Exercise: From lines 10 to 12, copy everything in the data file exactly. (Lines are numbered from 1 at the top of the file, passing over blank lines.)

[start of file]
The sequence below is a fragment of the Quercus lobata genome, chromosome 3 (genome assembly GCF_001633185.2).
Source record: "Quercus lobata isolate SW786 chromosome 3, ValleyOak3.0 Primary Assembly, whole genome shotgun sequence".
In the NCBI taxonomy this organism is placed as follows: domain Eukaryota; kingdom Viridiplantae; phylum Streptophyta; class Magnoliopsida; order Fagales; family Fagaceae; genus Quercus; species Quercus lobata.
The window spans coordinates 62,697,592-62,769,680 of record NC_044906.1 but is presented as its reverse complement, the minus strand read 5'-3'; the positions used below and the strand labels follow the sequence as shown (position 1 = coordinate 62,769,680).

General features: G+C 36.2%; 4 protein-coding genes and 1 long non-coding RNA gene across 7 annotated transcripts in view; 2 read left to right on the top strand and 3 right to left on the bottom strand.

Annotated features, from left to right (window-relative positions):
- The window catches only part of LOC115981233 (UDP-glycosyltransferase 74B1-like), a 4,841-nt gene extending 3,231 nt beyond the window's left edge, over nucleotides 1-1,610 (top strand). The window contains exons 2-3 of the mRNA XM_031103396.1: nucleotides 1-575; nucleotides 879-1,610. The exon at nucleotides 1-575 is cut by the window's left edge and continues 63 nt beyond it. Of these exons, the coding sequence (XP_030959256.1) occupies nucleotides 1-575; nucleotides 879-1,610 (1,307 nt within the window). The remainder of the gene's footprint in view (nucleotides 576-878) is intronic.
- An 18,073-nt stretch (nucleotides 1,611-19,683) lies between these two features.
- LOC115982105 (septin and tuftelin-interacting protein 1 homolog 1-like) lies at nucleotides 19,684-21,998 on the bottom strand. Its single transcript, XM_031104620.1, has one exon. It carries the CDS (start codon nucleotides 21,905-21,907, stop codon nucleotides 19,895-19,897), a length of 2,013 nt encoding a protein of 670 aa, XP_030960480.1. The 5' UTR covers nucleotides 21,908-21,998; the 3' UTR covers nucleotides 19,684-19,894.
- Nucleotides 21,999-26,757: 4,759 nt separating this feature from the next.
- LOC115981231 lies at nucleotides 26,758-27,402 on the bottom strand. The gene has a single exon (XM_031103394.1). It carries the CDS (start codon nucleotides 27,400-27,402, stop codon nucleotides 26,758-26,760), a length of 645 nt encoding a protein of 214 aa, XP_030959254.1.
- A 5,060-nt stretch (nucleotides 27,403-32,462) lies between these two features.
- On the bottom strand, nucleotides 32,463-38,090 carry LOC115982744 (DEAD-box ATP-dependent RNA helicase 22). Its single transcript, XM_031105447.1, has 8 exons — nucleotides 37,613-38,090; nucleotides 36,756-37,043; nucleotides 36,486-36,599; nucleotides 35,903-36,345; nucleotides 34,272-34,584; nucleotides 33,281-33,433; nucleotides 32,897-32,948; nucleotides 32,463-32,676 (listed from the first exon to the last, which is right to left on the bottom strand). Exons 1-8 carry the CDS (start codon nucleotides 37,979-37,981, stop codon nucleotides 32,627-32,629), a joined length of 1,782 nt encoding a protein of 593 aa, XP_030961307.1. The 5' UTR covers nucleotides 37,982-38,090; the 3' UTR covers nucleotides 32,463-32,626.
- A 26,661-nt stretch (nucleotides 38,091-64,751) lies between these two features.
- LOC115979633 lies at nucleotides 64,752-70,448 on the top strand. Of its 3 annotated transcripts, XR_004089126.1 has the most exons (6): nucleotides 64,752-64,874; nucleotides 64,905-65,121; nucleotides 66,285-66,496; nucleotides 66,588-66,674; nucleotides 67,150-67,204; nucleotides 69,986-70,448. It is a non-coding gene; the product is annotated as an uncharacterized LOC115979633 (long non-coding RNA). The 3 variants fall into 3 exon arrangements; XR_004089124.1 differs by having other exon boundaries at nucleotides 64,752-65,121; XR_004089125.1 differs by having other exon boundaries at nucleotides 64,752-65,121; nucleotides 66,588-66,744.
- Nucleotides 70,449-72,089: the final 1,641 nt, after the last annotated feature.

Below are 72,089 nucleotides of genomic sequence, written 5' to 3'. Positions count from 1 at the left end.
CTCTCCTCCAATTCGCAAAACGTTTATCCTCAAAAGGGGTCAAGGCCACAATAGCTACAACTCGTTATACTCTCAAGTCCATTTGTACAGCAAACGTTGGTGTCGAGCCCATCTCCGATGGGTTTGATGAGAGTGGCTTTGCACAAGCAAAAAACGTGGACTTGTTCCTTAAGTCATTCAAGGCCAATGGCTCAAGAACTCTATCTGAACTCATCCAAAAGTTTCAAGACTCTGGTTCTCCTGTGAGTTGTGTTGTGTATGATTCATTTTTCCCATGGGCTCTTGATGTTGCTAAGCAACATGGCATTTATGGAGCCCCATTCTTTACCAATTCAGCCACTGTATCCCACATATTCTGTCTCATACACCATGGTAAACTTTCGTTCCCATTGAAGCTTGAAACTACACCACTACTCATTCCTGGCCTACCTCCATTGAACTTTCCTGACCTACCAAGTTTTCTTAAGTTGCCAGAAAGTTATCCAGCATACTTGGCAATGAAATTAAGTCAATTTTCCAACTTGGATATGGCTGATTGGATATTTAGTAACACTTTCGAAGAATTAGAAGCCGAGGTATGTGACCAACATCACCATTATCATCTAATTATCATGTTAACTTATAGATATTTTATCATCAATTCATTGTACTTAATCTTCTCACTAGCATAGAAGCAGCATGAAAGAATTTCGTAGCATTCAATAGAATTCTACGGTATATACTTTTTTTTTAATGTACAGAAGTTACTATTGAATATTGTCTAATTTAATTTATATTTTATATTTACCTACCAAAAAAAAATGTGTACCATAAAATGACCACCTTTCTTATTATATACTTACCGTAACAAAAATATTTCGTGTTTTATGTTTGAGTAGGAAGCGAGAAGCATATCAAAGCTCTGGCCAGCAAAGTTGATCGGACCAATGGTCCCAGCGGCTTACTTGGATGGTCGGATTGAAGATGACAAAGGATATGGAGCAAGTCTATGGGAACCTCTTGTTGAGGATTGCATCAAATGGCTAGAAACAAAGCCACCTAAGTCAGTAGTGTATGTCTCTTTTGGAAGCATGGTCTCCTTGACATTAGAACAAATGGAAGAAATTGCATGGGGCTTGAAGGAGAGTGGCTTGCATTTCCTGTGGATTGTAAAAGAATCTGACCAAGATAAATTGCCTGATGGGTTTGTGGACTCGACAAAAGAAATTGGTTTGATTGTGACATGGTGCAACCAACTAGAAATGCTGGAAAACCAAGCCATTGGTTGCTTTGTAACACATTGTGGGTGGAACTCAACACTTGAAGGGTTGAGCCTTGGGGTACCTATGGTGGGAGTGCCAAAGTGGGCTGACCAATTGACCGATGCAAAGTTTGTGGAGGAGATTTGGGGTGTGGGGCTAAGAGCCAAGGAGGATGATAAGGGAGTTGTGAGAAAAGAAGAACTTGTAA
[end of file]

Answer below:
- Nucleotides 21,999-26,757: 4,759 nt separating this feature from the next.
- LOC115981231 lies at nucleotides 26,758-27,402 on the bottom strand. The gene has a single exon (XM_031103394.1). It carries the CDS (start codon nucleotides 27,400-27,402, stop codon nucleotides 26,758-26,760), a length of 645 nt encoding a protein of 214 aa, XP_030959254.1.
- A 5,060-nt stretch (nucleotides 27,403-32,462) lies between these two features.